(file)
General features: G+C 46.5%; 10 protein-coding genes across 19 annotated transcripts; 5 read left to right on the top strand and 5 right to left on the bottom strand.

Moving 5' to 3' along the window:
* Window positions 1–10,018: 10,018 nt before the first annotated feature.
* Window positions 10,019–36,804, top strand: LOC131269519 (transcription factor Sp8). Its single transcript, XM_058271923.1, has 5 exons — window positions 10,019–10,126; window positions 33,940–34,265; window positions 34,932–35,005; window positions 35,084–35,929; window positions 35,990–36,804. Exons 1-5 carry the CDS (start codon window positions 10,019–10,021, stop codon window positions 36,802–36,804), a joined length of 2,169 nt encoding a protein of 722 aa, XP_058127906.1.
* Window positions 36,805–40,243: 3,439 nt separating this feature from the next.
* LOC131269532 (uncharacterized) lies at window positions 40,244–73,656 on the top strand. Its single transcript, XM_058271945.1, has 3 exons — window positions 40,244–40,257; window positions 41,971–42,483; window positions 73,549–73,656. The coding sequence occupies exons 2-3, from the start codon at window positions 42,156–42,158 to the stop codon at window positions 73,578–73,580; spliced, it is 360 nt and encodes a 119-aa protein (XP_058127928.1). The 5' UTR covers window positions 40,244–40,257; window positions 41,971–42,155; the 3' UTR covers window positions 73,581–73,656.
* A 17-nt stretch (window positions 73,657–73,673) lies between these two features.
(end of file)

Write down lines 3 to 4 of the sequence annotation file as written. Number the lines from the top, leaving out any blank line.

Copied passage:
* Window positions 1–10,018: 10,018 nt before the first annotated feature.
* Window positions 10,019–36,804, top strand: LOC131269519 (transcription factor Sp8). Its single transcript, XM_058271923.1, has 5 exons — window positions 10,019–10,126; window positions 33,940–34,265; window positions 34,932–35,005; window positions 35,084–35,929; window positions 35,990–36,804. Exons 1-5 carry the CDS (start codon window positions 10,019–10,021, stop codon window positions 36,802–36,804), a joined length of 2,169 nt encoding a protein of 722 aa, XP_058127906.1.